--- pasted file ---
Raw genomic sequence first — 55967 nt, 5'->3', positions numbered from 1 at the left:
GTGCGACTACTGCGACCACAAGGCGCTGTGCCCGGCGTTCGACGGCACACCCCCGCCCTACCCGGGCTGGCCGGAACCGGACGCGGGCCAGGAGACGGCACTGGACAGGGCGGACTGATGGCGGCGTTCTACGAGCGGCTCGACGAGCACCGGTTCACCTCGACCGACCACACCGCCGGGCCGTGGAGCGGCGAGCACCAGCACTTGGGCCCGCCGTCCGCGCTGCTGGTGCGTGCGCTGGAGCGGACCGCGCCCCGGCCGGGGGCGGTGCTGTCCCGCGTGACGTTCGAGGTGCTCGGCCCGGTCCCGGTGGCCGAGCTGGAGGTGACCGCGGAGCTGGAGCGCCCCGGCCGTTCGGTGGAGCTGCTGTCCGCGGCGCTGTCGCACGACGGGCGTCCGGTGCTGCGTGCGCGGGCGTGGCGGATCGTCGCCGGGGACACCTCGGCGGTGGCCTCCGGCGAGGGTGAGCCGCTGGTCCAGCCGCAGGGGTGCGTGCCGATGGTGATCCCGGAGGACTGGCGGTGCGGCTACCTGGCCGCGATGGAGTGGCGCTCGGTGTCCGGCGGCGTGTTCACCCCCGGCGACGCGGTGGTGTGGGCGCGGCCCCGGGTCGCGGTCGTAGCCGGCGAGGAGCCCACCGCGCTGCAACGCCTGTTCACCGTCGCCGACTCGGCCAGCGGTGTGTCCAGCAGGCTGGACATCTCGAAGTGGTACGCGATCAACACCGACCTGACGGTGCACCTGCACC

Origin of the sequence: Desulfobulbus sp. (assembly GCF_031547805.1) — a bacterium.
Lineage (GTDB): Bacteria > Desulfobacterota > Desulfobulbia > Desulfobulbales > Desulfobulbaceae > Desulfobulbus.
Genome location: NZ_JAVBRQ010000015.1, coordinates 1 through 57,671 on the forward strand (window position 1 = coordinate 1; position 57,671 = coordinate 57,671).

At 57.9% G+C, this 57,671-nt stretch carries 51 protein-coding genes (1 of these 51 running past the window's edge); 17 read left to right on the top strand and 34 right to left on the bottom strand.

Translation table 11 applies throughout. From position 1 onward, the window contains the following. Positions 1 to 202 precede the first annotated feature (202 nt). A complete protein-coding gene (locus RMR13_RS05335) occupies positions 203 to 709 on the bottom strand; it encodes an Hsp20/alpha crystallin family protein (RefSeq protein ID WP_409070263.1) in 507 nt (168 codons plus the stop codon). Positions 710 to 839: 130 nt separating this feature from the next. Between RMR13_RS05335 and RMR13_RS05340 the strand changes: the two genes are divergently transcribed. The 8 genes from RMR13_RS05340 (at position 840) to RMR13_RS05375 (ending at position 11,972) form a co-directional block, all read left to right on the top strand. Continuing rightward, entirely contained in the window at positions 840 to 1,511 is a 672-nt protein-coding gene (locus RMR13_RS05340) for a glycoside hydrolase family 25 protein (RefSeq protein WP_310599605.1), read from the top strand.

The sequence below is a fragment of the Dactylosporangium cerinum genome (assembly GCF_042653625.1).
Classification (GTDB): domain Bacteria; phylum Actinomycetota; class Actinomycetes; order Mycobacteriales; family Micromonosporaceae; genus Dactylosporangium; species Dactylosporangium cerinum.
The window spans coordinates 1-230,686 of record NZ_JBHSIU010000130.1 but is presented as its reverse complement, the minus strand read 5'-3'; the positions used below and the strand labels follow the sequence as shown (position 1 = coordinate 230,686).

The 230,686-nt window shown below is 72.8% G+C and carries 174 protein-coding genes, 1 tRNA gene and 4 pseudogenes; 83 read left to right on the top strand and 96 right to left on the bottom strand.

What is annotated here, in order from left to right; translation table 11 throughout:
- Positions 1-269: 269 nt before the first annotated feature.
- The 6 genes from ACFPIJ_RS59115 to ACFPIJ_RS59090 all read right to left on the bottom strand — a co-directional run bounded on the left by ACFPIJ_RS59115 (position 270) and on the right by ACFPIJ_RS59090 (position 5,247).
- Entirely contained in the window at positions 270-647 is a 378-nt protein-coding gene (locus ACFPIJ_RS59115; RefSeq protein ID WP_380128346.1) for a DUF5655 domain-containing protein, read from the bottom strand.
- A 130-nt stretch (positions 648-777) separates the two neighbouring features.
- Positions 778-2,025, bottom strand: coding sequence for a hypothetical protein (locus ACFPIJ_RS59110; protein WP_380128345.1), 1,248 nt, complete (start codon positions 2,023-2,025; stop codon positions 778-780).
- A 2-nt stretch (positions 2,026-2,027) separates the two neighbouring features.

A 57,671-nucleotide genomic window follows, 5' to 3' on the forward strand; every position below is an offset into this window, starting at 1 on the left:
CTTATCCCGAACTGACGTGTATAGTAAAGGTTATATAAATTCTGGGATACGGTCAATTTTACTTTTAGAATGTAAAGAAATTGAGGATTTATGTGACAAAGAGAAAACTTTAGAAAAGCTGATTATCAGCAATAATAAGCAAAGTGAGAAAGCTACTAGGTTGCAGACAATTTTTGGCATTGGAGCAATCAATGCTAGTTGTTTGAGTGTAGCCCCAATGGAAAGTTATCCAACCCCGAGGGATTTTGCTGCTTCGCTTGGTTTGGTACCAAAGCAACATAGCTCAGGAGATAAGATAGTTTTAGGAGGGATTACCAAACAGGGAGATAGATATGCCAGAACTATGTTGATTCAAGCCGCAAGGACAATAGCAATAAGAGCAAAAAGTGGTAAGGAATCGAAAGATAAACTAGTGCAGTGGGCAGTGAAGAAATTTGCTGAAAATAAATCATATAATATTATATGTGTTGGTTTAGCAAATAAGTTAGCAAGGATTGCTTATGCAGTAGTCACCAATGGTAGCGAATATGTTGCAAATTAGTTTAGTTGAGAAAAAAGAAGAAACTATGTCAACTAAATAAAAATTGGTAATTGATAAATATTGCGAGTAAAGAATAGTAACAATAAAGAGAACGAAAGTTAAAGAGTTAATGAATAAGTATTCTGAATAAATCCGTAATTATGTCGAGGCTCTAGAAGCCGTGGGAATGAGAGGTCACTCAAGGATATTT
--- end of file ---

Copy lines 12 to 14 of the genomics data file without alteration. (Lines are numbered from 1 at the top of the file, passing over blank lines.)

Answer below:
What is annotated here, in order from left to right; translation table 11 throughout:
- Positions 1-269: 269 nt before the first annotated feature.
- The 6 genes from ACFPIJ_RS59115 to ACFPIJ_RS59090 all read right to left on the bottom strand — a co-directional run bounded on the left by ACFPIJ_RS59115 (position 270) and on the right by ACFPIJ_RS59090 (position 5,247).